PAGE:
Meanwhile Salk has no problem pointing fingers and assessing the wreckage that was the past locker room of the Seattle Seahawks and he’s not siding with the man now in San Francisco as a 49ers cornerback. He’s sticking with the franchise quarterback still in town. Shocking development there. Admittedly, some of the grievances levied in the piece at Wilson were petty and if they came from Sherman (something we don’t know for certain), Sherman was being petty. But, certainly, you can understand why Sherman would be bothered by some of the less petty grievances. And in the end, it doesn’t matter. They won a lot of football games together. 

Ok this seems pretty delusional but whatever https://t.co/4uA2i611AN pic.twitter.com/in5wPYGXGu

— Ben Baldwin (@benbbaldwin) September 7, 2018

Speaking of petty or more accurately just blatantly untrue characterizations of Russell Wilson, this one is a dozy. The idea that Wilson doesn’t work hard enough to get the credit he gets is asinine. Even Sherman has attested to how hard Wilson works to improve at his craft. Just earlier in the week, he told Dan Patrick he shows up to work at 4:30 A.M. sometimes. Wilson’s a grinder and you don’t have to like everything about him but you can never take away his work ethic. It’s top notch.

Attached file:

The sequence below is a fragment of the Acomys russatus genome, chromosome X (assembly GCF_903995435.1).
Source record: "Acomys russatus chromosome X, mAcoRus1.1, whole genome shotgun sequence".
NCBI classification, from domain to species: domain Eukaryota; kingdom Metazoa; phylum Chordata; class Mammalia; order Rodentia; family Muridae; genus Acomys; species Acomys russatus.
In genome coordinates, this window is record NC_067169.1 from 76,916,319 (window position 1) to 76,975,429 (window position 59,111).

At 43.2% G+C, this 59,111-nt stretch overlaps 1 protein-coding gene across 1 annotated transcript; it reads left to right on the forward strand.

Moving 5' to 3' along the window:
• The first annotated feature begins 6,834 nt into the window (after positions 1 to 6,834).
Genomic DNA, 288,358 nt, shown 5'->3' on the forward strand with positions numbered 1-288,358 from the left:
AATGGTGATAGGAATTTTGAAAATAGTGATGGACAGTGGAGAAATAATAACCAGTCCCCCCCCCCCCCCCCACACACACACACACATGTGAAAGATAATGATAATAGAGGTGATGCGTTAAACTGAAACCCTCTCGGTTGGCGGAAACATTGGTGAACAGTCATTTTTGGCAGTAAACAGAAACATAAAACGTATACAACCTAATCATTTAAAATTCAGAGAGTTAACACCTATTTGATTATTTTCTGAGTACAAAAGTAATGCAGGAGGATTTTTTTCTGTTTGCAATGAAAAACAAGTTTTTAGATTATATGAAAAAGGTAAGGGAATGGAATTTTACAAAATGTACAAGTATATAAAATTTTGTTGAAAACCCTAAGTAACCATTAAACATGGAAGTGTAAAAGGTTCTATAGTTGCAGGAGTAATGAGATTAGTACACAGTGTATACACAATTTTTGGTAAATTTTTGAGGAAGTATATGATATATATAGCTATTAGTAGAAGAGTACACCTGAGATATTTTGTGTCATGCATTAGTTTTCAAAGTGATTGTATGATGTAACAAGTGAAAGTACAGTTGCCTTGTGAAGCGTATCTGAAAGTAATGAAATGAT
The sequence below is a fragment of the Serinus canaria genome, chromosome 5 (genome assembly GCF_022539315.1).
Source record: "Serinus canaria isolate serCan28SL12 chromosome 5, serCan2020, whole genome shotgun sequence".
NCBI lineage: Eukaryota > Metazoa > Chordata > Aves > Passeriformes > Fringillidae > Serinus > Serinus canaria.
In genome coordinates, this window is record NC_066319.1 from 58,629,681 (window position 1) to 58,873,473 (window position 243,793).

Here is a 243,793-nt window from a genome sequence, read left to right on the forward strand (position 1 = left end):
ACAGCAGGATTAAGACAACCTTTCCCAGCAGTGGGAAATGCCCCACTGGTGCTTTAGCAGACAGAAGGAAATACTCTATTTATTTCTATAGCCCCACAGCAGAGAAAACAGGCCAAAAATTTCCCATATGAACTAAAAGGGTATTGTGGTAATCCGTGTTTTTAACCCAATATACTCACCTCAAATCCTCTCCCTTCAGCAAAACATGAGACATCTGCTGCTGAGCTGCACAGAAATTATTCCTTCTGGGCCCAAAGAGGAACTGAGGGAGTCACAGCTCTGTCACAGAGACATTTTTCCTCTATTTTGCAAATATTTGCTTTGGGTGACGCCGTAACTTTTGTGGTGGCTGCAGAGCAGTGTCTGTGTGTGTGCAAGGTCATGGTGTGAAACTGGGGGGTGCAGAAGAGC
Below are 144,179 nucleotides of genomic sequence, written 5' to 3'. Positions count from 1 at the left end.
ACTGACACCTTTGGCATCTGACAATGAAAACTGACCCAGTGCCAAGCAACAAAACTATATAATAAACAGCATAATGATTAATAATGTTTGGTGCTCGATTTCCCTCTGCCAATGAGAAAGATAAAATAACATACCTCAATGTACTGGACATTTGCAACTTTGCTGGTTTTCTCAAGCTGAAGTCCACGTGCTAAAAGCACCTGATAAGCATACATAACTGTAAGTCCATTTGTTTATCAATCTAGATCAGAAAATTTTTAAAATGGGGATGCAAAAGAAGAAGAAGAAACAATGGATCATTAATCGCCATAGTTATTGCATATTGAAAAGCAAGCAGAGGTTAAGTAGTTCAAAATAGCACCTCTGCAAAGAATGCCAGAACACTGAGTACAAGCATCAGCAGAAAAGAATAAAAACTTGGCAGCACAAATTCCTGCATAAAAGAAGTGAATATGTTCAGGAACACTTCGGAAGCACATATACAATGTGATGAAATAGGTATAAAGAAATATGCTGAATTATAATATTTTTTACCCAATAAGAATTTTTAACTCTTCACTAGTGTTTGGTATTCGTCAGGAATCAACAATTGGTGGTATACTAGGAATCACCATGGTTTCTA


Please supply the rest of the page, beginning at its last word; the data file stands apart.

GOOD MORNING EVERYONE! I have some thoughts after reading this:

-I want every emotionally resentful member of the former defense gone


-I am so glad SEA moved on from Bennett and Sherman

-This is a phenomenal article written by Richard

-So glad we’re now chasing humble players https://t.co/BYtuX0Xs2i

— Evan Hill (@EvanonHB) September 7, 2018

The Seahawks did seem to have some in the locker room who couldn’t get over the Super Bowl loss but the affect it actually had on winning football games is marginal at best. The Seahawks post-Super Bowl years have been marred by injury and a poorly constructed offensive line more than anything. It may be helpful to a more fun work environment to get Sherman and others out of the locker room and for Pete Carroll’s message to really resonate but in terms of winning football games, the tension didn’t much matter. Also only chasing humble players now eh? That’s a bit of a stretch. The Seahawks will search for talent wherever they can find it. 

It’s just takes firing off in the twitter wind now, but it is *so weak* to focus everything on the one interception instead of taking accountability for your own failure

— Zach Whitman (@zjwhitman) September 7, 2018

So much of the Super Bowl loss is pinned on the play call and interception but in reality, the loss goes much deeper than that and everyone involved knows that. It hurts the players so because they believe it was a betrayal of their identity to lose a Super Bowl that way. But, the defense did let Tom Brady come back on them in the second half. They did give up a lead in the fourth quarter and it would have been the offense courtesy of a deep ball by Russell Wilson that bailed them out not necessarily Lynch even if he had run the ball in. Lynch had played well all game but on that drive, it was a passing effort. Also the Patriots just made a big defensive stand. It just comes down to that.